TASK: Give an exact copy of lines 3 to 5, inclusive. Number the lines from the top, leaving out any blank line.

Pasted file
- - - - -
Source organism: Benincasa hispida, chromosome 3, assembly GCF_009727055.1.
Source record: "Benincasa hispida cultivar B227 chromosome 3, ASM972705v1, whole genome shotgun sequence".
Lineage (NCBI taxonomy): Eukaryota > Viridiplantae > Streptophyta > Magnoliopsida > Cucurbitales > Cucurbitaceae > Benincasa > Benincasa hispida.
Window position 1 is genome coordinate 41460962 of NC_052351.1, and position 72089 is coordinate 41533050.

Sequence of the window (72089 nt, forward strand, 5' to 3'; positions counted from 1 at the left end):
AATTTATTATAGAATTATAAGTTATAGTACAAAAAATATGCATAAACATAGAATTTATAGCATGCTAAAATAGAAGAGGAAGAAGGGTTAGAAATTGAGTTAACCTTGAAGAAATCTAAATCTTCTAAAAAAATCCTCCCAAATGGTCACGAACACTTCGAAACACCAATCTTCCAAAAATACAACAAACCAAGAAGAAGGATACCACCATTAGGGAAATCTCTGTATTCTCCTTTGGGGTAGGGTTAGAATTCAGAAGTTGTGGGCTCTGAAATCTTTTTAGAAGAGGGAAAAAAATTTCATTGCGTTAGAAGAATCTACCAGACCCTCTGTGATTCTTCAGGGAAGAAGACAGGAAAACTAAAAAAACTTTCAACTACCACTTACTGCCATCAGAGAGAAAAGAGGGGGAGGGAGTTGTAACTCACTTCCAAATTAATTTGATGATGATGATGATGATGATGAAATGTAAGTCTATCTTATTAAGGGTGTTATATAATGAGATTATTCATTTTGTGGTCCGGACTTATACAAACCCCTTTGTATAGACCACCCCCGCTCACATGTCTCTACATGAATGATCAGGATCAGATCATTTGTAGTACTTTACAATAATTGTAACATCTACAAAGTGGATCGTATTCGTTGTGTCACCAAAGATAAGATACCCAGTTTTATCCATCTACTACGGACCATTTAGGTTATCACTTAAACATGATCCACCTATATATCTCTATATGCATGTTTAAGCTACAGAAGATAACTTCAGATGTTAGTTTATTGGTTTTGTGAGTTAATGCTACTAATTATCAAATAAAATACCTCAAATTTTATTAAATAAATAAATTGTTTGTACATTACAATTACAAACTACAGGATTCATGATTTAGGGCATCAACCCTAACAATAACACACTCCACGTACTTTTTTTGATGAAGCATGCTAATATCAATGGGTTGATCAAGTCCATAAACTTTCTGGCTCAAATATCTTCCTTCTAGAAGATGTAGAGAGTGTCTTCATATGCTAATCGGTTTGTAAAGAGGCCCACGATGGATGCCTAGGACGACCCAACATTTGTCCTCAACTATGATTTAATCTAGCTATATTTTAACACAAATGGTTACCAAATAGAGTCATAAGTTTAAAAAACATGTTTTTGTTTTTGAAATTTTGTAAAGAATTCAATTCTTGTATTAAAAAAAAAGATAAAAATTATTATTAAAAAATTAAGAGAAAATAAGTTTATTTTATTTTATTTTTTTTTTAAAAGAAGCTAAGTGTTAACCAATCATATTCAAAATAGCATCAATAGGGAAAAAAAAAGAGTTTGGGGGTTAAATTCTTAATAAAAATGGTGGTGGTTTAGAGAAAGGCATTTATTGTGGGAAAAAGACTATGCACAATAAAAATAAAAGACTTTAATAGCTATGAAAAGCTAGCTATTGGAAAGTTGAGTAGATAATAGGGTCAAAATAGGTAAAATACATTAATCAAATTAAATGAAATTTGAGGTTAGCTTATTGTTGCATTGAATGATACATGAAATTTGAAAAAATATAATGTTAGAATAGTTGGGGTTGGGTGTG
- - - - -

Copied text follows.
Lineage (NCBI taxonomy): Eukaryota > Viridiplantae > Streptophyta > Magnoliopsida > Cucurbitales > Cucurbitaceae > Benincasa > Benincasa hispida.
Window position 1 is genome coordinate 41460962 of NC_052351.1, and position 72089 is coordinate 41533050.

Sequence of the window (72089 nt, forward strand, 5' to 3'; positions counted from 1 at the left end):